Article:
Curated Passages: Devotional Emails for the Heart & Mind


5 Through him we have received God’s grace and our appointment to be apostles. This was to bring all Gentiles to faithful obedience for his name’s sake. 6 You who are called by Jesus Christ are also included among these Gentiles. 7 To those in Rome who are dearly loved by God and called to be God’s people. Grace to you and peace from God our Father and the Lord Jesus Christ. (Romans 1.5-7 CEB)

The Passage in Context

In this short passage we gain an earthshattering insight: Paul and his friends are apostles who have one goal—to invite gentiles to become faithful to Israel’s God through Jesus of Nazareth. The magnitude of this vocation, calling non-Jewish persons into a lifestyle of worshiping Israel’s God, is unprecedented in the first century world. There are multiple layers to this, one important layer notes that this particular God is an exclusivist. Where it might be possible to believe that multiple deities exist in God’s realm of reality, even as Christ-followers/Jews, it is impossible to add other divine beings into their worship rhythms. As a friend has said about families who choose to have an only child: one and done. “No gods before me” is thoroughly unique to Judaism (and what would become called “Christianity”). And yet this exclusive God has become radically inclusive through the life, death, resurrection, and ascension of Jesus. God’s family is now for everyone: but there is a cost.

Imagine how many non-Jewish people would have been completely caught off guard by this emerging Jesus movement. “You mean, we’d have to stop worshiping the emperors, Roma, Pax, and our tribal gods?!?” And Paul’s answer in the face of such confoundment would be that his role in God’s unfolding story is to “bring all Gentiles to faithful obedience” to Jesus! All. Meaning, every single person to be “all in” on Jesus. Talk about a vocation that requires God’s grace! Of course, this will not happen in Paul’s lifetime, but he will do everything he can to share with non-Jewish people that Jesus Christ is Lord. They, too, can have a place in God’s covenantal family. But, this means that all other so-called gods are off limits—a restriction that for many was experienced as the truest freedom they had ever known. They were no longer enslaved to the “elemental forces of the universe” (to quote Paul elsewhere) but were freely enlisted as servants of King Jesus.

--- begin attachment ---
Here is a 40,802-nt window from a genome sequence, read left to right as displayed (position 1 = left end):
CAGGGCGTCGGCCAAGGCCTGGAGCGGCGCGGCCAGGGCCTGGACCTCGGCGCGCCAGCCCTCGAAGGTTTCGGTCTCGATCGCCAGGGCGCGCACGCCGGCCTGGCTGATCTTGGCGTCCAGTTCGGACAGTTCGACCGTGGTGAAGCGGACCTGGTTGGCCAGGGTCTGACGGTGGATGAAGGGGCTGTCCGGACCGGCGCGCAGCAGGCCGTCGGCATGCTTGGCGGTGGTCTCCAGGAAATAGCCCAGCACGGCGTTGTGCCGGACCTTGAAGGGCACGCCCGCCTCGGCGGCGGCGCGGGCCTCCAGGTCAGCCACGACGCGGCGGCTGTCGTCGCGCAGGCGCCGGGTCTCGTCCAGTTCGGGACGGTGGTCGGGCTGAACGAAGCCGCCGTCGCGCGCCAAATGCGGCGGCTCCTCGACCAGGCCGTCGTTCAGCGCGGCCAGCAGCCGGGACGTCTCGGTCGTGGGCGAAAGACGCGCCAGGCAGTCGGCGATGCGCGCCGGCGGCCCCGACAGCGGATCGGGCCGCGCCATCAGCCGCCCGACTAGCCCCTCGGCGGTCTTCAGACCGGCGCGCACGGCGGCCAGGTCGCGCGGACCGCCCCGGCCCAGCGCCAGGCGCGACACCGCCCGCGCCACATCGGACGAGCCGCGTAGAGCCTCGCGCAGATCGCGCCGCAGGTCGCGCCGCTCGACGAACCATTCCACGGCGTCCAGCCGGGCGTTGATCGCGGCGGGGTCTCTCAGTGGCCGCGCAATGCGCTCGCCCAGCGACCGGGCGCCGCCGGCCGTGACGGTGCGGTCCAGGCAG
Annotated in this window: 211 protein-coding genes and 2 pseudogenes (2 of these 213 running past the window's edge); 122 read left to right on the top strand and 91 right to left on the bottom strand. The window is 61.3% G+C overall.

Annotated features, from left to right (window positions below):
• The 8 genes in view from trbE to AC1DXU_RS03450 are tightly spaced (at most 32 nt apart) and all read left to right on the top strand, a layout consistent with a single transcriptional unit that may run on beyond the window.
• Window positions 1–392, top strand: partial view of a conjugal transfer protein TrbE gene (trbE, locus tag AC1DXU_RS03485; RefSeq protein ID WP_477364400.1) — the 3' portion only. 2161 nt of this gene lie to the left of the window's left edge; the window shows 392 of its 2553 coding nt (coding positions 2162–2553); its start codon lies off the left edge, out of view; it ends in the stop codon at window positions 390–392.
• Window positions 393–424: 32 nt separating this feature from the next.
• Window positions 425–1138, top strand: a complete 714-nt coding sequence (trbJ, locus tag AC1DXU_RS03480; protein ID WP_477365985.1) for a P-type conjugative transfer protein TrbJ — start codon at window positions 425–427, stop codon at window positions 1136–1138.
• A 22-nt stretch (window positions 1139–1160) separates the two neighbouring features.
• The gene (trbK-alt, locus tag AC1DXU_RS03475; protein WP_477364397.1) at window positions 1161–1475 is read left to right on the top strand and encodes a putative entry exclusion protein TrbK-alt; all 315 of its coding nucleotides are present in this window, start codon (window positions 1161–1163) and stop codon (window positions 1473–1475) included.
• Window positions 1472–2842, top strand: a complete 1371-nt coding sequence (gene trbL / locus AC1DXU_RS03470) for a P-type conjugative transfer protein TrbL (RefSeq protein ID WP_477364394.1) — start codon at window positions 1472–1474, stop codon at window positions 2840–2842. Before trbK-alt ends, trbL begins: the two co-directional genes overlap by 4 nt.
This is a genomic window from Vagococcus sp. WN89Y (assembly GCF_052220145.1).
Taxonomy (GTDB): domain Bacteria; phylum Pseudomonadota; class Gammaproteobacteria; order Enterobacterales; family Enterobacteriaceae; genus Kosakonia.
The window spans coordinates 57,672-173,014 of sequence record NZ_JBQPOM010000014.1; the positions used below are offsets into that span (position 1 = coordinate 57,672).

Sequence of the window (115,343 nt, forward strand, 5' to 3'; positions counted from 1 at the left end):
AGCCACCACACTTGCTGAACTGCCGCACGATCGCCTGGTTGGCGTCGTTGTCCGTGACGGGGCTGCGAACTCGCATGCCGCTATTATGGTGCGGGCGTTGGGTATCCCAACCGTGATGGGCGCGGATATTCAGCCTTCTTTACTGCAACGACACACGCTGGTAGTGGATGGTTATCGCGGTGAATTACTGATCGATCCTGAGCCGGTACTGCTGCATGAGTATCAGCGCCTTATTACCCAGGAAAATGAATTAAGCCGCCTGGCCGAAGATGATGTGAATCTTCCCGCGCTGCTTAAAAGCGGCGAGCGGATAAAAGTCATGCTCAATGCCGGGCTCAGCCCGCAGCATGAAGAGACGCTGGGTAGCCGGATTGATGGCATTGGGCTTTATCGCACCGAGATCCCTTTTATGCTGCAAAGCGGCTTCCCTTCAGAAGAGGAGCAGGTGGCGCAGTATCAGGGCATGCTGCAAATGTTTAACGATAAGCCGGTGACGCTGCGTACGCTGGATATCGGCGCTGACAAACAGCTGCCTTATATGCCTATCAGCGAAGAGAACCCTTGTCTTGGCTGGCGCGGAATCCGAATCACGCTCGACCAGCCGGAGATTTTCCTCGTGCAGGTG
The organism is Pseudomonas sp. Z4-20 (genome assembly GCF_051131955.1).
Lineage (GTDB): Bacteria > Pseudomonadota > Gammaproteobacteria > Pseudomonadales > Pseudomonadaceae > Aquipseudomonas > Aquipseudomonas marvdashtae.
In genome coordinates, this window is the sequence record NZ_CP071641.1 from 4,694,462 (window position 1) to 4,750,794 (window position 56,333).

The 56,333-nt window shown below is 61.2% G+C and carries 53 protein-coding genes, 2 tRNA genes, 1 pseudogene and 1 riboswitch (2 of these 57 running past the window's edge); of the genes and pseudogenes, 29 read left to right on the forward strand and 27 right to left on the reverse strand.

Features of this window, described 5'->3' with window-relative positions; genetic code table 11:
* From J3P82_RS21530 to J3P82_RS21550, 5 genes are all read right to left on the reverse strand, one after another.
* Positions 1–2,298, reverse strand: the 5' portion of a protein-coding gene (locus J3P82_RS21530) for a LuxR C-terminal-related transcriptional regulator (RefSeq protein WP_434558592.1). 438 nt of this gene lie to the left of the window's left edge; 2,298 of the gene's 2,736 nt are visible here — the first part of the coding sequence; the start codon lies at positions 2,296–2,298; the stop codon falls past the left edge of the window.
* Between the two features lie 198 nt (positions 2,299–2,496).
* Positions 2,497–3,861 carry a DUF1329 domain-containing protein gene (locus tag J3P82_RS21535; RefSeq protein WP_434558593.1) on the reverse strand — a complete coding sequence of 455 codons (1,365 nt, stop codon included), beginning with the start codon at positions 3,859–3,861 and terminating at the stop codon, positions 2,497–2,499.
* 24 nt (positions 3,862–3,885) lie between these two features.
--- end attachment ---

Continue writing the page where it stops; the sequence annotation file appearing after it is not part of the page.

The Passage for our Formation

Paul directs his words to Gentiles in Rome, because what he has to say in this letter targets them specifically (as will become clearer as the letter progresses). Their vocation in life had changed. No longer were they working to contribute to the flourishing of Rome. Now, in all they did (to use Pauline language from other places), “whether in word or deed” (Col. 3.17), “whether … eat[ing] or drink[ing],” they were working for the “glory of God” (1 Cor. 10.31) and “in the name of the Lord Jesus” (Col. 3.17). The cost of this shift would bring potential harassment. Yet the gift of grace and peace from the Spirit of Jesus would prove to be a reward worthy of that sort of whole-life investment.

When you know what you were made for, you find deep joy in embodying that vocation. As followers of Jesus, we believe that we are all called to follow Jesus no matter the cost and to be co-ministers to our broken world. Some of us may have additional callings: to be pastors, evangelists, ‘apostles’ (here, I use the term broadly, meaning ‘sent ones’), teachers, or church leaders of various sorts. But no hierarchy exists in Christ. We all must count the cost of following Jesus and decide if we will be “all in.” No matter our 9-5 job; no matter our role in society: we all are invited to represent Christ wherever we go. Paul’s point is that God is “all in” on humanity through the work of Jesus to redeem creation and that we are invited to have a role Christ’s ongoing work of healing the world.


Almighty God, open my eyes in this moment to imagine how I might count the cost of following you and discover more of the grace and peace you offer through the abiding presence of the Holy Spirit. In the name of the Father, and of the Son, and of the Holy Spirit: amen.

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